M. Speaker: I commend the Senate for passing the tax relief measure yesterday, and I hope that the House passes it today.  According to the CBO, this bill comprises $136 billion in additional spending and $721 billion in tax relief.  That means fifteen percent of this bill is spending -- the other 85 percent is tax relief:

  • No across the board increase in income tax rates next year.
  • No AMT biting deeper into middle class families.
  • A Death Tax that's a third less of what it would otherwise have been -- threatening far fewer family farms and family businesses with extinction.
If this relief fails, when the ball drops at Time Square on New Year's Eve, Americans will have just been walloped by a tax tsunami the likes of which we haven't seen since Smoot-Hawley.  Families and small businesses will be spending the New Year struggling to pay thousands of dollars of new taxes.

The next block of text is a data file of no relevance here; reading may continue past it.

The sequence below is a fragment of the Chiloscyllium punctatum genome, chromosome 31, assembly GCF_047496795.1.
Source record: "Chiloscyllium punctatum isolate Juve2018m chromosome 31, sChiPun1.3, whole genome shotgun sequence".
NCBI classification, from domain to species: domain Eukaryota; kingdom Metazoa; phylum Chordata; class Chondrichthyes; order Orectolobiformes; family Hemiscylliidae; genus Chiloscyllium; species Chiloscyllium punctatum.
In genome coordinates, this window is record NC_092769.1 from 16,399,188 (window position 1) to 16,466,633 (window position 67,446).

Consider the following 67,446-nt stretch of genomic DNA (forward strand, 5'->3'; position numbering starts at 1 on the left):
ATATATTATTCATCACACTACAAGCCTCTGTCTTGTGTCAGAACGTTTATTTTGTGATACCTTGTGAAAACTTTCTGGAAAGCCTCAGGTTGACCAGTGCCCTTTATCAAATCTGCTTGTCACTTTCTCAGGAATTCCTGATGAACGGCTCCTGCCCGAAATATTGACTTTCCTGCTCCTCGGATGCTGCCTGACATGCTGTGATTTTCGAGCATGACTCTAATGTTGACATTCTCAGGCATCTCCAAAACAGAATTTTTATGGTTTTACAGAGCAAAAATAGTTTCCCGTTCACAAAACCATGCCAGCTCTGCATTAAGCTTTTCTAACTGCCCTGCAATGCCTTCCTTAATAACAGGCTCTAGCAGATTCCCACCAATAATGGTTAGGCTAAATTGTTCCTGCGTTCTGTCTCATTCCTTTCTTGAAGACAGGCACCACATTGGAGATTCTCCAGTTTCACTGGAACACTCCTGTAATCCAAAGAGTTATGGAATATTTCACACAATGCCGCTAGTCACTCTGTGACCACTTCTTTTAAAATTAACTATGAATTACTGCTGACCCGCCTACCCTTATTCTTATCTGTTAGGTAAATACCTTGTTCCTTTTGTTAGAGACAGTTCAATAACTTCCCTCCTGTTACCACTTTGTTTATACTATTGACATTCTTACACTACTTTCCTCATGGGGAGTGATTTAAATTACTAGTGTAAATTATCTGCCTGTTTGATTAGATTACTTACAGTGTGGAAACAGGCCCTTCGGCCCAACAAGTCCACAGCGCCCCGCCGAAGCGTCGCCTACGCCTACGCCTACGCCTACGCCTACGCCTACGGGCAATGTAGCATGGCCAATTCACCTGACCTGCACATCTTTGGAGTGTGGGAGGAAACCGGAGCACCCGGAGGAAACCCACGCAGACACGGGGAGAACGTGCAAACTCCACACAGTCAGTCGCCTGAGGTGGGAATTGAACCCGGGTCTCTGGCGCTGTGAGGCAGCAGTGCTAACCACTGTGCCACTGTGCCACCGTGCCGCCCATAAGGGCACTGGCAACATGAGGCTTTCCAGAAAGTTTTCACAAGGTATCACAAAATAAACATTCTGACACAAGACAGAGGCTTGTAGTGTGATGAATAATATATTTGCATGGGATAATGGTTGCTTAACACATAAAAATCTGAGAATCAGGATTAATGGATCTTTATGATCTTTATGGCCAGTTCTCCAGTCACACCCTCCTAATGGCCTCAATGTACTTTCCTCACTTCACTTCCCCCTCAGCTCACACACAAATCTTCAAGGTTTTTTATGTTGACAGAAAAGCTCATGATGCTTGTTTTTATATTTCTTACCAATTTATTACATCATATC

A family making $50,000 will see at least $3,000 more taken from its paychecks.  A small businessperson whose shop makes $300,000 will have to cut another $8,400 -- perhaps the difference between a part time and a full time job for an employee.

From the Left we're told that we should raise taxes on the very rich who make over $200,000 because they don't pay their fair share.  According to the IRS, those folks earn 36 percent of all income; they pay 49 percent of all income taxes.  A lot of them aren't people at all -- half of the income earned by small businesses will be hit by these tax increases.  These are the job generators that we're depending upon to end the nightmare of unemployment for millions of American families.